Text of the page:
After last week’s exciting announcement that Google Image search is now capable of filtering results by usage rights, we realized there is a lot of interest in how creators can signal their work as being CC-licensed to both humans and robots.
Fortunately, CC has a solution for this that is not only a standard, but recommended by the World Wide Web Consortium.
Its called the Creative Commons Rights Expression Language and is part of the semantic web. Without getting too technical, ccREL uses a technology called RDFa to express licensing information to machines so that they can deduce the same facts about a work (such as its title, author, and most importantly, its license) that humans can. If you’re interested in the future of the web and structured data, you’ll want to check out our wiki pages on RDFa, ccREL, and our white paper submitted to the W3C. Google has a page explaining RDFa and Yahoo has a page explaining how RDFa is used by Yahoo Search.
The easiest way to signal to both humans and robots that your content is CC licensed is to head over to our license chooser and choose a license to put on your own site.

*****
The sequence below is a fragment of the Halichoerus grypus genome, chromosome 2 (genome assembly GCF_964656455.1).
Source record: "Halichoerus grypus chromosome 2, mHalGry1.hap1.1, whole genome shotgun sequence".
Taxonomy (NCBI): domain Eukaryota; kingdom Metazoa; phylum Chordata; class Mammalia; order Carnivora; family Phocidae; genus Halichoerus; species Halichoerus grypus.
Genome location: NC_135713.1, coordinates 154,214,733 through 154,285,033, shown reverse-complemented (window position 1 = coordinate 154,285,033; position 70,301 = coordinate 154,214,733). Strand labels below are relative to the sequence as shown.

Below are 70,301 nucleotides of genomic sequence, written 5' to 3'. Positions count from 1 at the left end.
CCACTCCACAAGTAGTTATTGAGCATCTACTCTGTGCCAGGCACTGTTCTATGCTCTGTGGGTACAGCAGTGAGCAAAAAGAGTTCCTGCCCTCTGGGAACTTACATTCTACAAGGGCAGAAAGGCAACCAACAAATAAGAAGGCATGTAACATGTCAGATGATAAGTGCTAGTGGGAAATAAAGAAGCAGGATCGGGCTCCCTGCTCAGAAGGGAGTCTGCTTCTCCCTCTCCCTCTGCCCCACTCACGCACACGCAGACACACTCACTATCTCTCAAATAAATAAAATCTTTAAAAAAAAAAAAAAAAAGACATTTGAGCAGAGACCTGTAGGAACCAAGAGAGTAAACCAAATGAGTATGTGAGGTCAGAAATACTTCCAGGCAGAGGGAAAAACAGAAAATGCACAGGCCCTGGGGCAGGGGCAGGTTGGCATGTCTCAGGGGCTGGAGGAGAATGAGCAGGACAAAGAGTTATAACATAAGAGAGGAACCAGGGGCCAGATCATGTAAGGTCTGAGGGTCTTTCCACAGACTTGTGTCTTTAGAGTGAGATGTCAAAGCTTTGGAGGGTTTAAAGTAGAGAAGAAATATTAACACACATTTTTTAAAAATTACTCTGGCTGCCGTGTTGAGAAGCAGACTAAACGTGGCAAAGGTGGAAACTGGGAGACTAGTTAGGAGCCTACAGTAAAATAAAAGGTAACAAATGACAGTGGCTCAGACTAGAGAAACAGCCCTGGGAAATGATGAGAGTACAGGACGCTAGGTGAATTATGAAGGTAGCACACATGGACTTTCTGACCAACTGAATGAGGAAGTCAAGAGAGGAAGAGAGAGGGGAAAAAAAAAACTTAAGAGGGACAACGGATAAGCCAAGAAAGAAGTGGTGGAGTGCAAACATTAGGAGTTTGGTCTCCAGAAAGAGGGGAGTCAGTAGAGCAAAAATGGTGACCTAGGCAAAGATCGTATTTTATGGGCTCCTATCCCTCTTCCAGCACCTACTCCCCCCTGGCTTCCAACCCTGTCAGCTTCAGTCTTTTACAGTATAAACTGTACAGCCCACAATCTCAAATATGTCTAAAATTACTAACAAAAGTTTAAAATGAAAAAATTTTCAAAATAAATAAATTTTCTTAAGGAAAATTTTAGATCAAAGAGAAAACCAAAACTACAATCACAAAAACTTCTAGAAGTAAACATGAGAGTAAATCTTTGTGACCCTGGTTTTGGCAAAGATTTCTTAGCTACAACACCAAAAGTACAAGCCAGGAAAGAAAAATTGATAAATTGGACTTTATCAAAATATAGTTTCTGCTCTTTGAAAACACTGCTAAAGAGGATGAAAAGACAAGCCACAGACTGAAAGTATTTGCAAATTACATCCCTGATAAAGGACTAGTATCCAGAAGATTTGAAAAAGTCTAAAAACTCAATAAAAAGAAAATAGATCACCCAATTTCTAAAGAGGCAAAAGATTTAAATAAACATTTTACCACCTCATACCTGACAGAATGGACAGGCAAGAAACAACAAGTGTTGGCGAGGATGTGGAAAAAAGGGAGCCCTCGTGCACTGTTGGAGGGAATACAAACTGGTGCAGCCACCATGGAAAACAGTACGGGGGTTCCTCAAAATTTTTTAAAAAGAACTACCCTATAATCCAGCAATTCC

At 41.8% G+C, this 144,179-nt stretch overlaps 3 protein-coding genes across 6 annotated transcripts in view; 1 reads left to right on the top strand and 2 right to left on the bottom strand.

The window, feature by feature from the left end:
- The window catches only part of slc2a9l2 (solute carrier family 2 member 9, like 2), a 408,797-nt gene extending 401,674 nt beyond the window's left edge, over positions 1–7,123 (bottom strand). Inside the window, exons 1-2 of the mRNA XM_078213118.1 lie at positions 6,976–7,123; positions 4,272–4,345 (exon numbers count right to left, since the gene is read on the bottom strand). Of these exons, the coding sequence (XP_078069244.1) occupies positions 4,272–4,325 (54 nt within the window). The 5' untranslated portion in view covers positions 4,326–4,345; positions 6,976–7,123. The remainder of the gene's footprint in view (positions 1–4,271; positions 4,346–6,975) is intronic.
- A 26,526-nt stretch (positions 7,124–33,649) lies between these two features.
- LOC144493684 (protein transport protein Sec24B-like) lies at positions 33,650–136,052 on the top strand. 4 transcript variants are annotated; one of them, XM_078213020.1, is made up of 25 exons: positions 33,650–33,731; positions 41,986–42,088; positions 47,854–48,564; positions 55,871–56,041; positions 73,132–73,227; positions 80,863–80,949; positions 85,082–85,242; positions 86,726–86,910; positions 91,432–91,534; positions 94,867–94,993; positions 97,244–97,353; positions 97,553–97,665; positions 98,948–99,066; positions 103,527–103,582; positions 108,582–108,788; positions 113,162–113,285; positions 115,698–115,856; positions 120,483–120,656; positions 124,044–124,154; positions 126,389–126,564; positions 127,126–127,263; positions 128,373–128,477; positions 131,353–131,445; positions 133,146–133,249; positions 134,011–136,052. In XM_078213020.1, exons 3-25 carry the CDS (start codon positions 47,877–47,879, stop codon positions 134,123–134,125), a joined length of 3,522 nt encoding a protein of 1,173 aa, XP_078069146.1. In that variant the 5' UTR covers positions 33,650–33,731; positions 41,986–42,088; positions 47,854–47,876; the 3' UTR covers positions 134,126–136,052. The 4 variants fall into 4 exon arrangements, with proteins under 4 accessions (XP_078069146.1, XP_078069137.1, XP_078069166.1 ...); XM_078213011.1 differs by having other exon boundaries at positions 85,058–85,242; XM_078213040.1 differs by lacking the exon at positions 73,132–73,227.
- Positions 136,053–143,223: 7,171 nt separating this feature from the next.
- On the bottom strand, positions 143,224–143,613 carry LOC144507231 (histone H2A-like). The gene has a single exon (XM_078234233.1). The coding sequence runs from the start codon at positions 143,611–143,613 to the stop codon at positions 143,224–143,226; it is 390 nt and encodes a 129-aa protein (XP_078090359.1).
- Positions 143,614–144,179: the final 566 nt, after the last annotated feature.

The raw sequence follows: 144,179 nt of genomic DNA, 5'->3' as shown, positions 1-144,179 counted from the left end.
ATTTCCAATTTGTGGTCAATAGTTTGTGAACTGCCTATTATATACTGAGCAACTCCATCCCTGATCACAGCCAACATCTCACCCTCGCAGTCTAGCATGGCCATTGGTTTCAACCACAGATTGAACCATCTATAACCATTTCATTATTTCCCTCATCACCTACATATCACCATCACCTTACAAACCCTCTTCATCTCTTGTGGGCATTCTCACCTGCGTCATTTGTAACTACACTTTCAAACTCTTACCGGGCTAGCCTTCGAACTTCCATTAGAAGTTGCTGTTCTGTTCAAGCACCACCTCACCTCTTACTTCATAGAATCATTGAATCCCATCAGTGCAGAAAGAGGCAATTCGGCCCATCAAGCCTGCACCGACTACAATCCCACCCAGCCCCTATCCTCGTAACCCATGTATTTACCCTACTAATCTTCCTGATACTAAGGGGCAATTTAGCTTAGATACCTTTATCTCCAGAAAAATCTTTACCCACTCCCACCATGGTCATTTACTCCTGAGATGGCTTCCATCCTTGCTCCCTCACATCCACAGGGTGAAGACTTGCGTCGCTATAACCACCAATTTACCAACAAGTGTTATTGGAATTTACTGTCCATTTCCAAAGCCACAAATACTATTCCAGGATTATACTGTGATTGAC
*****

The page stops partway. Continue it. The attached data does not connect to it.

Our license chooser automatically generates the proper ccREL code, so its easy! Don’t forget to fill out the “Additional Information” section. You’ll then get a snippet of XHTML embed that will contain ccREL. Place this near your work (preferably on its same page of the work which also happens to be unique) and you’re all set. If you’re running an entire content community, you can also dynamically generate this markup based on the particular user, title of the work and so on. Check out Thingiverse for a excellent example of this functionality.
Are you already using ccREL or RDFa on your website or platform? Let us know or add it to our Wiki page!Posted 13 July 2009